For the next five to six weeks, one of KLM Cityhopper’s E190s flying from Oslo to Amsterdam is powered by biofuel produced from camelina plant oil. Some 80 flights are measuring the operating efficiency of the aircraft and its GE CF34 engines using the alternate fuel that fully complies with the European Commission’s Renewable Energy Directive.
Embraer has been working with industry partners and airlines for years to advance biofuel production. This particular project was organized in association with AirBP, SkyNRG and ITAKA, (the Initiative Towards Sustainable Kerosene for Aviation) a consortium dedicated to producing and testing sustainable biofuel for the airline industry.
KLM has been leading biofuel awareness in the aviation community and has its own Corporate Biofuel Programme. The airline intends to reduce CO2 emissions by 20% per passenger by 2020 compared to 2011 levels by renewing its fleet, improving operating efficiency and, of course, using sustainable biofuel. For example, the E175s that KLM has recently acquired will generate 18% fewer CO2 emissions compared to the Fokker 70s that the airline is gradually replacing.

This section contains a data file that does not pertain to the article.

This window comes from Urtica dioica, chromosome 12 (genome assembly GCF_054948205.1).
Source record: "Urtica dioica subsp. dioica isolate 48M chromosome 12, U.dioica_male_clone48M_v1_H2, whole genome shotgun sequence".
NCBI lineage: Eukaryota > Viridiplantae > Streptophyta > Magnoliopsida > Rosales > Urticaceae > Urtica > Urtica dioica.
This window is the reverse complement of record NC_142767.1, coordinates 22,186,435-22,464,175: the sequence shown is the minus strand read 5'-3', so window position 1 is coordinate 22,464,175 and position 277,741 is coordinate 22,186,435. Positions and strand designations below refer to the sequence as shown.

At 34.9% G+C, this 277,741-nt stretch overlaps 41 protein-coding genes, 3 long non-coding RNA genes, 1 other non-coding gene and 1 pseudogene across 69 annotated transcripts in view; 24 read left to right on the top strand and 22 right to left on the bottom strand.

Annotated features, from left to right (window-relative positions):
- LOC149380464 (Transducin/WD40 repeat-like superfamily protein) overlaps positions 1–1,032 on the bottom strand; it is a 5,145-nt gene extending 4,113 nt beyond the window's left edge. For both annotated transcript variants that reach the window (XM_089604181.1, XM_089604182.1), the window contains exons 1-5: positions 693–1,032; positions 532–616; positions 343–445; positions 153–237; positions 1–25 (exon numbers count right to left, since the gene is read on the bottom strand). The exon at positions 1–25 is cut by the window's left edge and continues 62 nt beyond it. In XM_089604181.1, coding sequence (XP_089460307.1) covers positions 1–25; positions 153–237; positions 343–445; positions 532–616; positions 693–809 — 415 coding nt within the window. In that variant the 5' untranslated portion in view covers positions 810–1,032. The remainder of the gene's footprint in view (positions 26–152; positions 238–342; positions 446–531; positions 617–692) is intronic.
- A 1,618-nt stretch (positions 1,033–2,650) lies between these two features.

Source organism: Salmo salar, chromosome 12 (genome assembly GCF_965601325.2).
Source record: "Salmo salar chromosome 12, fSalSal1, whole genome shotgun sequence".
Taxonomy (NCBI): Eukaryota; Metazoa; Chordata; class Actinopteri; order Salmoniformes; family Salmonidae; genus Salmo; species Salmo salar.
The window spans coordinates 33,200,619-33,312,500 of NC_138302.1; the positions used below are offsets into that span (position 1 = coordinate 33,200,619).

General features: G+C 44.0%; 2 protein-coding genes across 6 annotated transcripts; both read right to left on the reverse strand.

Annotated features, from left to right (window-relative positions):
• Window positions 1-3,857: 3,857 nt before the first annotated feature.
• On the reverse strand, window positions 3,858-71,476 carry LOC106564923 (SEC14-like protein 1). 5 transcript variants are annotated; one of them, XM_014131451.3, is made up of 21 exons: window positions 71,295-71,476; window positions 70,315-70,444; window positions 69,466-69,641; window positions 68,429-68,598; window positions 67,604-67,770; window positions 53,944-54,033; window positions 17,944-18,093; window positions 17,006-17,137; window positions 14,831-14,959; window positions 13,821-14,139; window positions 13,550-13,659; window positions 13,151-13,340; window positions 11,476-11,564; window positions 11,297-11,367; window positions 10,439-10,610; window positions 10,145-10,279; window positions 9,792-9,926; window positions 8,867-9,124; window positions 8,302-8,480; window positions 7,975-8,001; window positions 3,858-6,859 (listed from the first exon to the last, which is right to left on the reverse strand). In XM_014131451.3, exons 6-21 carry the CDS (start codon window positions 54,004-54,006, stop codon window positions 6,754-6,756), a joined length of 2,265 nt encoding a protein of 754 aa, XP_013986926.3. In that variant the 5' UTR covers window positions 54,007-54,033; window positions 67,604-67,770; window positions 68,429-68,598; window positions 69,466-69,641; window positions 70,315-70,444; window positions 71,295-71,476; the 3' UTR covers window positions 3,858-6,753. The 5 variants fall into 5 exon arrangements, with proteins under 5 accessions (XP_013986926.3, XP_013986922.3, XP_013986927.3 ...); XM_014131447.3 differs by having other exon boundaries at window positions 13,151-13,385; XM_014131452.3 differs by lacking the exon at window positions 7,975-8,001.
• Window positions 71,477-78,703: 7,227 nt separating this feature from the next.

Mr. Boet Kreiken, Managing Director for KLM Cityhopper (3rd from right), stated that “KLM believes that sustainable biofuel is important for the airline industry. For this reason, we have for some time been cooperating with different partners, including those united within the scope of the KLM Corporate Biofuel Programme, to stimulate the development of the market. Our new cooperative relationship with Embraer and Oslo Airport (Avinor) serves to underscore just how important this is.”
As the flight test program started, Mr. Jorge Ramos, President of Embraer Europe, explained that “Embraer has been directly involved in several initiatives and partnerships for research and development of biofuels for aviation. These are flagship flights with KLM as they represent the first initiative Embraer has developed with aviation biofuels on regular flights. We will use the Oslo to Amsterdam E190 biofuel flights to gather data and assess the performance of the engines using a percentage of jet biofuel in comparison with fossil-based kerosene.”